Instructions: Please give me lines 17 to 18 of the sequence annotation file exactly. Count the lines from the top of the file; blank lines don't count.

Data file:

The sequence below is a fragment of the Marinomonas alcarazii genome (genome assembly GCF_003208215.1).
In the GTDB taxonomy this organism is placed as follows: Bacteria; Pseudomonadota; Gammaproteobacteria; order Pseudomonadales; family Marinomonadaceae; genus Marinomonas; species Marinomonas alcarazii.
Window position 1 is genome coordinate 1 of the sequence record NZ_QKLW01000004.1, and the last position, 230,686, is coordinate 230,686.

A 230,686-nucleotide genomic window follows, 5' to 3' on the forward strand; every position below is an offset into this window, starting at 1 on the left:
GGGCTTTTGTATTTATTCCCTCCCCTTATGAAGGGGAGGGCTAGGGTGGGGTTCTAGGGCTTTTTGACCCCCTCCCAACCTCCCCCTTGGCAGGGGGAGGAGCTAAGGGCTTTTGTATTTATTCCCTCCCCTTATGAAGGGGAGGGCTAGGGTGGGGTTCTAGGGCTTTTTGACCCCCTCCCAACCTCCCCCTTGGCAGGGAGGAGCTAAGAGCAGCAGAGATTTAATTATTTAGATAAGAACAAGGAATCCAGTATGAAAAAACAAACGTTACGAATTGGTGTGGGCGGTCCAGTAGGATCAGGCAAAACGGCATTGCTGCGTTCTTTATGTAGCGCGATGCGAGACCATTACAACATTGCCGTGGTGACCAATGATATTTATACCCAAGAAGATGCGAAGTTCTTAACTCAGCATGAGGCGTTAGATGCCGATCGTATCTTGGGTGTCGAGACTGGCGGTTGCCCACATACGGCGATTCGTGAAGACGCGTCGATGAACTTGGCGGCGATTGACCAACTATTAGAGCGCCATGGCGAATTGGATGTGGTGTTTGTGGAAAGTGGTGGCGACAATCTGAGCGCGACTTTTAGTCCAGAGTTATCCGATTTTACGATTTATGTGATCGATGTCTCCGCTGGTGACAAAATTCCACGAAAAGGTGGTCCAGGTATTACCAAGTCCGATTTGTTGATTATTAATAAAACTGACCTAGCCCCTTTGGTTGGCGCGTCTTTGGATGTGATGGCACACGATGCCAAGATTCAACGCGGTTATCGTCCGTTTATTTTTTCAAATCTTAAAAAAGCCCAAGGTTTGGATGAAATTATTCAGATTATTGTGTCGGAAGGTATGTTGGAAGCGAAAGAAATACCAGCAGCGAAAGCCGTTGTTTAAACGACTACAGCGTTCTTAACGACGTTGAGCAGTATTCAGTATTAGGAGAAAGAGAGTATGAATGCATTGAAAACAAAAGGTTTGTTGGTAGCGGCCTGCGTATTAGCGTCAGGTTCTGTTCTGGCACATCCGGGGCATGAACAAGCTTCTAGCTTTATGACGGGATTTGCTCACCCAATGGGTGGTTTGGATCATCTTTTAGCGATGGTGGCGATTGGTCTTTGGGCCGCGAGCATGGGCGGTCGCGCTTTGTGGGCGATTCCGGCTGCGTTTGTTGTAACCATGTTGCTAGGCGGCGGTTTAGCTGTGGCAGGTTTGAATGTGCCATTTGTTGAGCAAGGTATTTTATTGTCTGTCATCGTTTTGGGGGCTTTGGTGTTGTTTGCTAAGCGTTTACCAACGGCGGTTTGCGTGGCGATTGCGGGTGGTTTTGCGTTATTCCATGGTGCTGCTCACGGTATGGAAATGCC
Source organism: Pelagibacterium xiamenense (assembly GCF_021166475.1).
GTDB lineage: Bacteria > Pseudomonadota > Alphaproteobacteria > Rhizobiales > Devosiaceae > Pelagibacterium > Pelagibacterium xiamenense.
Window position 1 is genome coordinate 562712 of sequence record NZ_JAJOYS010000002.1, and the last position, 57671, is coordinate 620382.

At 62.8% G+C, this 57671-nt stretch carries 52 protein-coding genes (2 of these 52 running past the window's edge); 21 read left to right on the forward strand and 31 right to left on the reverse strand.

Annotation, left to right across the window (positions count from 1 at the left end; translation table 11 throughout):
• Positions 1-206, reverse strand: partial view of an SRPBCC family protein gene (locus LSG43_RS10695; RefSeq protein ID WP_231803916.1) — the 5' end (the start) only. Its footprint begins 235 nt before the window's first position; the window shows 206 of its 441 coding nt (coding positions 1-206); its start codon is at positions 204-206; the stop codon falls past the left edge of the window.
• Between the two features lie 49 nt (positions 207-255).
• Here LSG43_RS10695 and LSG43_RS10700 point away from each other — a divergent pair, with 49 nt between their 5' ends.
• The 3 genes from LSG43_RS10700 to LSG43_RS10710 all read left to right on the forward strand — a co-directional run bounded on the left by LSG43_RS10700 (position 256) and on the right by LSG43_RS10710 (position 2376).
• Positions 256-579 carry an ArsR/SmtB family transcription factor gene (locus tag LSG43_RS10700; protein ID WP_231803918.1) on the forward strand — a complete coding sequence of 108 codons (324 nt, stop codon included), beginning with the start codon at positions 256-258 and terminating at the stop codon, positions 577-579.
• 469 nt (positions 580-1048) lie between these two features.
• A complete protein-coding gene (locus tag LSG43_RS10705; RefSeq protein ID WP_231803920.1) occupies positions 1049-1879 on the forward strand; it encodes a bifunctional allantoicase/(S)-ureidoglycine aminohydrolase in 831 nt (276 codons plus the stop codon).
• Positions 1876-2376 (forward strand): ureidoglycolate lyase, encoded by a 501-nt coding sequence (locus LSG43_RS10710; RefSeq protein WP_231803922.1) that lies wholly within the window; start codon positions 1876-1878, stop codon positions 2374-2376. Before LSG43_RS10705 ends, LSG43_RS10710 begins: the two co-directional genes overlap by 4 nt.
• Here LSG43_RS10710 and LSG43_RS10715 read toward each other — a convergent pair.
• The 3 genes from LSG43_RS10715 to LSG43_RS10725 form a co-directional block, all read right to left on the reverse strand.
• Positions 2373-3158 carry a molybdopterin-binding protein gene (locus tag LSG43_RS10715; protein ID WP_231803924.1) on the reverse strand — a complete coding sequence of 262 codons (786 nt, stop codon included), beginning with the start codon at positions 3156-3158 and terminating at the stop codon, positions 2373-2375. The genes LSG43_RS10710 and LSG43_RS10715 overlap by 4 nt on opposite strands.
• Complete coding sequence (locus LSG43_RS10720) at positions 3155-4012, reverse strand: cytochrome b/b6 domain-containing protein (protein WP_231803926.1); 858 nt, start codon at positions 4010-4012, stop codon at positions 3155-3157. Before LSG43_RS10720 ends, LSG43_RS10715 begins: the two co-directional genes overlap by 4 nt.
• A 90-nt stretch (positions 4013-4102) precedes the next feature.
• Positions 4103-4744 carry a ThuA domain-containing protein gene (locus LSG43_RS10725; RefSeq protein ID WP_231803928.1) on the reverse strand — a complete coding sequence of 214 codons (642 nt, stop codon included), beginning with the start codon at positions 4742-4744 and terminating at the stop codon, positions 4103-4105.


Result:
• A complete protein-coding gene (locus tag LSG43_RS10705; RefSeq protein ID WP_231803920.1) occupies positions 1049-1879 on the forward strand; it encodes a bifunctional allantoicase/(S)-ureidoglycine aminohydrolase in 831 nt (276 codons plus the stop codon).
• Positions 1876-2376 (forward strand): ureidoglycolate lyase, encoded by a 501-nt coding sequence (locus LSG43_RS10710; RefSeq protein WP_231803922.1) that lies wholly within the window; start codon positions 1876-1878, stop codon positions 2374-2376. Before LSG43_RS10705 ends, LSG43_RS10710 begins: the two co-directional genes overlap by 4 nt.